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CDC Analysis Tracks Falls Related to Pets

By David Brown
Washington Post Staff Writer
Friday, March 27, 2009

Federal government researchers yesterday filled in a blank spot on the map of life's hazards -- the part occupied by Spot, Fifi, the chew toy and the water bowl.

The Centers for Disease Control and Prevention reported that an average of 86,629 Americans visit the emergency room each year after a fall caused by pets or their paraphernalia.

That's the equivalent of 240 ER trips a day, and roughly 1 percent of the 8 million visits for falls of all sorts.

About one-third of the falls broke bones, about one-quarter caused bruises, one-fifth caused sprains and a little more than one-tenth caused cuts. About 62 percent of the dog-related falls and 86 percent of the tumbles involving cats occurred at home.

"We know that pets have many benefits," said Judy A. Stevens, an epidemiologist at the CDC's injury center. "We just want people to be aware that pets and pet items can be a fall hazard and can lead to injuries."

Dog-related falls account for 88 percent of the total, cat-related ones 12 percent. Children 14 and younger recorded the most injuries, but the highest rate of injury is in people 75 and older.

Women were more likely to be injured than men; they suffered 68 percent of the falls involving dogs and 72 percent involving cats.

Exactly how many of the falls occurred when a leashed dog took off after a squirrel, a cat streaked by underfoot or the water dish spilled and made the kitchen floor slick isn't known. Nevertheless, the study, in the center's Mortality and Morbidity Weekly Report, gives a rough sketch of hazardous activities.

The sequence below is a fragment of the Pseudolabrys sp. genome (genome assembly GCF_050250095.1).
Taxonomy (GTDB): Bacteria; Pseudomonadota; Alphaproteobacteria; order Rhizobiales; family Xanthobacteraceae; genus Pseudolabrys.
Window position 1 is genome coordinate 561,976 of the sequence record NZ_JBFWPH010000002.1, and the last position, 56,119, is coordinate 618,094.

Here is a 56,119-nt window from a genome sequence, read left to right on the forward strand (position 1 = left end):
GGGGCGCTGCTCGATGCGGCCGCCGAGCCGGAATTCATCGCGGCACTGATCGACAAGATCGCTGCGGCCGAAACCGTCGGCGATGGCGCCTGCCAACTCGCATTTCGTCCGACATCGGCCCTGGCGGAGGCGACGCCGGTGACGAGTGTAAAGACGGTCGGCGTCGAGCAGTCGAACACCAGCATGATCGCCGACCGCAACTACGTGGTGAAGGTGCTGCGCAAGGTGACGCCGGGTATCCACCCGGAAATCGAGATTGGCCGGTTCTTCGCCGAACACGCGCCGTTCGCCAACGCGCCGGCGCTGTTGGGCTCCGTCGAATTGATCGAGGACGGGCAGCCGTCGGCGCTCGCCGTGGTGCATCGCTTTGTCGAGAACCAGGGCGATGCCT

About one-quarter of the dog-related falls occurred during walks, about 3 percent while running away from a dog and one-half of 1 percent while breaking up a fight. In one-third of the falls, a person tripped over the dog. Being pulled by the animal caused a fifth of the falls.

About 12 percent of the cat-related injuries involved chasing the animal. In two-thirds of the falls, a person tripped over the cat.

The CDC researchers offered tips for avoiding such falls. The big one, Stevens said, is that an "owner should know how a pet behaves on risky activities such as walks." Obedience training for dogs is highly recommended and rooms with a lot of pet and human traffic should be well-lighted, she added.

To get the data, professional hospital chart reviewers examined the records of about 8,000 ER visits at 66 U.S. hospitals. The facts of the cases involving pets and falls where "abstracted" -- boiled down and rewritten -- and presented to the researchers. The information was then applied to the entire country.

This is the first national enumeration of falls caused by pets and among the earliest known research on the subject.

A search of PubMed, the database of medical literature run by the National Library of Medicine, using the terms "pet" and "fall" and "emergency" pulls up a single study, from Australia in 2004.

Researchers looked at ER visits for falls among the elderly and found 16 over an 18-month period involving pets. About 80 percent of the people who fell were women.

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